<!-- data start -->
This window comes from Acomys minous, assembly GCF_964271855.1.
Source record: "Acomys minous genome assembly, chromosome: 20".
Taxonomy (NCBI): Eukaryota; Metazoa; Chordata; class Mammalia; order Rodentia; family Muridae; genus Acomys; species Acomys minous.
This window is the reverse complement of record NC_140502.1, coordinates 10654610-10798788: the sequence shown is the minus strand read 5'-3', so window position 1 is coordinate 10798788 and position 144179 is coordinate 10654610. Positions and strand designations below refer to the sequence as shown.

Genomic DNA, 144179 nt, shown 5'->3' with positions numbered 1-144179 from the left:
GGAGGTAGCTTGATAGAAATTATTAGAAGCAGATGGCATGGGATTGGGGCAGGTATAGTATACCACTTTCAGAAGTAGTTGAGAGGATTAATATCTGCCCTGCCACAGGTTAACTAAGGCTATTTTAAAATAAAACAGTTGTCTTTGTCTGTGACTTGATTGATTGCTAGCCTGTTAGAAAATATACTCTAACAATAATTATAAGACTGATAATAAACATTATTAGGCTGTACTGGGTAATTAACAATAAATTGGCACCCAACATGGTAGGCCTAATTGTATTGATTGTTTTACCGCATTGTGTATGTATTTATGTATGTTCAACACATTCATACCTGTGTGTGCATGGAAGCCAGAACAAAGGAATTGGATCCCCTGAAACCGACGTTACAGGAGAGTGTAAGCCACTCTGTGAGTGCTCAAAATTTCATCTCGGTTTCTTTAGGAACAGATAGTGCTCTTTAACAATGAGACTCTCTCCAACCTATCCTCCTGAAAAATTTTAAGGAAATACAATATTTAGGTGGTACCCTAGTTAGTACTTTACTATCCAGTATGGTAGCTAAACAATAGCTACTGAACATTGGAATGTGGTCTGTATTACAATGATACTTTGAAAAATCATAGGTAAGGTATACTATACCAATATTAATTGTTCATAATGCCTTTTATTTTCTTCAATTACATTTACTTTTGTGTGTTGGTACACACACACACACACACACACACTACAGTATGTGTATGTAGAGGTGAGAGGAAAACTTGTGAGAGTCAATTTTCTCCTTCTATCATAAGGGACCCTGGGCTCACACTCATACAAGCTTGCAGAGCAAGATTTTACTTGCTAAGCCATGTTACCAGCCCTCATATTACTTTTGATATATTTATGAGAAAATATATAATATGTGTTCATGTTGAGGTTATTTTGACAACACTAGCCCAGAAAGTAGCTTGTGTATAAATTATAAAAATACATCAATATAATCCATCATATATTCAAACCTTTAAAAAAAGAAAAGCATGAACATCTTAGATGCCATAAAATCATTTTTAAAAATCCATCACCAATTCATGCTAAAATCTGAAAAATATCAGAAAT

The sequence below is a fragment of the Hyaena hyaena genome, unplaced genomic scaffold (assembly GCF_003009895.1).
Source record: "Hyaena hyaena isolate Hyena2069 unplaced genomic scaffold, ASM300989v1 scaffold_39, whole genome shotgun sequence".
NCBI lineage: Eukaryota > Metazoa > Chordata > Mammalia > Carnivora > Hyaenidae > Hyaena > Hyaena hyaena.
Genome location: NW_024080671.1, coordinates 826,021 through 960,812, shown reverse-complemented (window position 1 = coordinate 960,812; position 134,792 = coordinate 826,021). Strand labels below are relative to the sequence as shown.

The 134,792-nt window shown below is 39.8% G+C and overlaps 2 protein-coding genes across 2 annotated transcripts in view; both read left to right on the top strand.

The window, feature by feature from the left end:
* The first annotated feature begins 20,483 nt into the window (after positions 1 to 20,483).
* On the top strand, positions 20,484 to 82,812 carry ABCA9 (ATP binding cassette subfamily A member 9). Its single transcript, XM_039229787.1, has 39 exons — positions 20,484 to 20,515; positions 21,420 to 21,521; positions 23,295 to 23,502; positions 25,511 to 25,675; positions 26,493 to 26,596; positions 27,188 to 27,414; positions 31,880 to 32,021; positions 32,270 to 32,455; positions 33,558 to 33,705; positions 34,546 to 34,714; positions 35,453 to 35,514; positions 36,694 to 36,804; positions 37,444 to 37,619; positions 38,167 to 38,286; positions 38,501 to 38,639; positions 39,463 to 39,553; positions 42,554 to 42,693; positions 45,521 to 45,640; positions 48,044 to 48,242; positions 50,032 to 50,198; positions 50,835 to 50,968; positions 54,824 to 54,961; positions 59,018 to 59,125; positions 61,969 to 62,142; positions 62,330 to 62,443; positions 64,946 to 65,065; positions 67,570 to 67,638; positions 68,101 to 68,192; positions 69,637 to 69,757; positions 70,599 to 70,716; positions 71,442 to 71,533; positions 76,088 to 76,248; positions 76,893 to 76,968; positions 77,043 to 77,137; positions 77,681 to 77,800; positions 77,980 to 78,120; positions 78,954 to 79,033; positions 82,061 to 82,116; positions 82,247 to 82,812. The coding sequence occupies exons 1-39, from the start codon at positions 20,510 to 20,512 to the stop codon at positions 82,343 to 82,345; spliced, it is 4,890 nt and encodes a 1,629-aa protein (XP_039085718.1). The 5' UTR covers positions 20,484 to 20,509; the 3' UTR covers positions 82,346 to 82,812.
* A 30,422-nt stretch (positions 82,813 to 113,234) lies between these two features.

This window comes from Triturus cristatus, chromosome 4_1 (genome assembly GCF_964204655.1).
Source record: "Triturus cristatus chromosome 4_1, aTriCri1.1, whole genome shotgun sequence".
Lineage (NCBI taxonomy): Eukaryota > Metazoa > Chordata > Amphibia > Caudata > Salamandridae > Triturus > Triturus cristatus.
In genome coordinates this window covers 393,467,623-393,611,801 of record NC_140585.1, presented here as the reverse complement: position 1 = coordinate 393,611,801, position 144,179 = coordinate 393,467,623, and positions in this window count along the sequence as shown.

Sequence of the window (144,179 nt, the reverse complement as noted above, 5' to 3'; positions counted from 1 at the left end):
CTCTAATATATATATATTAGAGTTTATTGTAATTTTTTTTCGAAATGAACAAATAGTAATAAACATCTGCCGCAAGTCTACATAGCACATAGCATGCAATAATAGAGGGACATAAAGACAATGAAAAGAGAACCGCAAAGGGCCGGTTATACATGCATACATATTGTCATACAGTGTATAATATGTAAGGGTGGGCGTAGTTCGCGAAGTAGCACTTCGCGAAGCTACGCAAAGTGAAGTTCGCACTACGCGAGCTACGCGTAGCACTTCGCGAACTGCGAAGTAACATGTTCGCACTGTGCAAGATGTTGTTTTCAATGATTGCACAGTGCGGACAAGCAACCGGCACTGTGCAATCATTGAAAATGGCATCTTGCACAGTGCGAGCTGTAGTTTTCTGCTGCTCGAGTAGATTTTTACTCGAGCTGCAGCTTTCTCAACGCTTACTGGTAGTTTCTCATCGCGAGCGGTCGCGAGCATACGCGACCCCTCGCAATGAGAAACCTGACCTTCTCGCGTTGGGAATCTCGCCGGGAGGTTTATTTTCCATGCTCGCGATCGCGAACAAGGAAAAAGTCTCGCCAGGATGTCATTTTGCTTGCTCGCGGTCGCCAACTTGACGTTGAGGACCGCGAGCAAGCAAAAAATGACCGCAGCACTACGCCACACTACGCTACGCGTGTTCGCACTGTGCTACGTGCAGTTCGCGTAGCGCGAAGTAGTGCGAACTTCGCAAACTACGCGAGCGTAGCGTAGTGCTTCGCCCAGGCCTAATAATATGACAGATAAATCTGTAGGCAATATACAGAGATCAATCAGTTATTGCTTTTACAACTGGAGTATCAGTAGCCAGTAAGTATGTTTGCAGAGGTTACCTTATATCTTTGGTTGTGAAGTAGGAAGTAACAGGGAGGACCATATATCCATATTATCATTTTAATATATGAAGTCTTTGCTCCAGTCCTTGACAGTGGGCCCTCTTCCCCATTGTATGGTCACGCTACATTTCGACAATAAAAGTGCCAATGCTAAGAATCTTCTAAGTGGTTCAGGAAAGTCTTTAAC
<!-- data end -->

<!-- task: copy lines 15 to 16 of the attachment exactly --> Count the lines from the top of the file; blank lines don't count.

* A 30,422-nt stretch (positions 82,813 to 113,234) lies between these two features.

This window comes from Triturus cristatus, chromosome 4_1 (genome assembly GCF_964204655.1).